Certified organic production is pretty unique in that farmers are not allowed to use synthetic fertilizers, synthetic pesticides, or any other synthetic products. Synthetic products do have some merits or else they wouldn’t be so popular in conventional farming practices. For example, synthetic fertilizers and pesticides are often inexpensive and fast acting. But unlike organic fertilizers, synthetic fertilizers don’t improve soil texture or soil fertility in the long term. Synthetic pesticides are generally much higher in toxicity than organic pesticides and also pose a greater threat to the environment. Since synthetic fertilizers and pesticides are highly water soluble, they often run off into waterways and pollute the water.

Organic farmers also cannot use sewage sludge, irradiation, or genetic engineering in their farming practices. While the process of genetically modifying produce is a hot topic for consumers right now, the use of sewage sludge or irradiation is probably not as well known. Food irradiation is the process of ionizing radiation to food. The FDA suggests that irradiation “improves the safety and extends the shelf life of foods by reducing or eliminating microorganisms and insects.” Sewage sludge, or “biosolids” as they’ve been rebranded, are the leftover materials from the treatment of domestic sewage use. After households send waste to wastewater treatment plants, the plants remove as many contaminants as possible from the water and the leftover solids are the “biosolids” which can be used as fertilizer. According to an article from Food Safety News, sewage sludge regularly tests positive for a host of heavy metals, flame retardants, pharmaceuticals and other foreign-sounding chemicals and organisms. Although both irradiation and sewage sludge processes are FDA approved, they have not been studied extensively. Scientists don’t have a comprehensive understanding of the effects of their long-term buildup in soils, leaching into waterways, and uptake into crops and the food system.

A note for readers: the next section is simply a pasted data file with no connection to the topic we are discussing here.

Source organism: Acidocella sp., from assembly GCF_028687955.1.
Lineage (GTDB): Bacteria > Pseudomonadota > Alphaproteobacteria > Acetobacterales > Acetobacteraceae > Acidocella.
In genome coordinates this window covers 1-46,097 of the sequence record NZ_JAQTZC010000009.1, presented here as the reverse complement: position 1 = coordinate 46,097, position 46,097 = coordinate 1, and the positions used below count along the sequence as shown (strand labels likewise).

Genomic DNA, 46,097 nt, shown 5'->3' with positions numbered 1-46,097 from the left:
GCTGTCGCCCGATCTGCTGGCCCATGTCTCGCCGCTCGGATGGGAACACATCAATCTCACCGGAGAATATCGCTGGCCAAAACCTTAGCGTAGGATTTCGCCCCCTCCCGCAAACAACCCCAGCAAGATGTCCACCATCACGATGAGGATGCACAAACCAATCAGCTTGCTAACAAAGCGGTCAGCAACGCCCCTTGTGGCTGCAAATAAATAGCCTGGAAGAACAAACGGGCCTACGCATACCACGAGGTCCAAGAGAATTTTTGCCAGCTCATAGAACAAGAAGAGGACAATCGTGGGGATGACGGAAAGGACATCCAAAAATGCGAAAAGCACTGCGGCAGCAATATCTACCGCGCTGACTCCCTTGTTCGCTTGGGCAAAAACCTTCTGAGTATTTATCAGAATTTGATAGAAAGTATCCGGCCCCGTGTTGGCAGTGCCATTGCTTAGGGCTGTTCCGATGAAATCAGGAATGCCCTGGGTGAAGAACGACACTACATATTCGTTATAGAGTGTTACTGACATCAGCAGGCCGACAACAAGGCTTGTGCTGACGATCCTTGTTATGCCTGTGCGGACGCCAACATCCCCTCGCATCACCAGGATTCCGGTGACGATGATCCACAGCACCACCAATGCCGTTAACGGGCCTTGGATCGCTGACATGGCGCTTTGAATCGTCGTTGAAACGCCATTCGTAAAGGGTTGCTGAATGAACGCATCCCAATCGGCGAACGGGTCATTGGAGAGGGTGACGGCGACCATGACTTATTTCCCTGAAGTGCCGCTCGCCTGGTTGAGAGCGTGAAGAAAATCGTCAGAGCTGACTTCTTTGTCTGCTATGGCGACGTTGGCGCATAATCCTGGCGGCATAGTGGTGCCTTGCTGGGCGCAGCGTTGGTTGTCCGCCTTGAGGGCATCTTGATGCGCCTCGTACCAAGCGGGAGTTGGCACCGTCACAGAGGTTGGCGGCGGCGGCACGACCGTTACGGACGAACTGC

In an article titled Organic agriculture in the twenty-first century, agriculture experts John P. Reganold and Jonathan M. Wachter argue that organic produce and farming methods have a positive impact on the environment, the economy, and a person’s well-being. They assert that organic farming systems “are more profitable and environmentally friendly” than conventional methods and they “deliver equal or more nutritious foods with less to no pesticide residues.” And because organic farming has a less negative environmental impact, Reganold and Wachter argue that it is more profitable than its counterparts. They add that organic farming has even been “shown to have some sociocultural strengths, such as positive shifts in community economic development [and] increased social interactions between farmers and consumers.” So not only is organic produce better for the environment, it’s also better for the community!

When it comes down to it, organic produce and conventionally grown produce are pretty different. It’s no wonder that organic produce is becoming more popular on grocery shelves.

Interested in learning more about organic farming or perhaps how to get your hands on organic produce? Check out a program dedicated to promoting healthy lifestyles and connecting people to local, organic produce. You can also email to find a fresh food market near you!

Works Cited:

“Food Irradiation: What You Need to Know” U.S. Food and Drug Administration. FDA, 3

September 2015. Web. 14 June 2016.

“Organic Answers for Producers.” Kentucky Department of Agriculture. Print.

Reganold, John P. and Jonathan M. Wachter. “Organic agriculture in the twenty-first century.”

Nature Plants. Vol 2. 3 February 2016. Print.

Richardson, Jill. “Sewage Sludge as Fertilizer: Safe?” Food Safety News. Food Safety News, 4

October 2010. Web. 14 June 2016.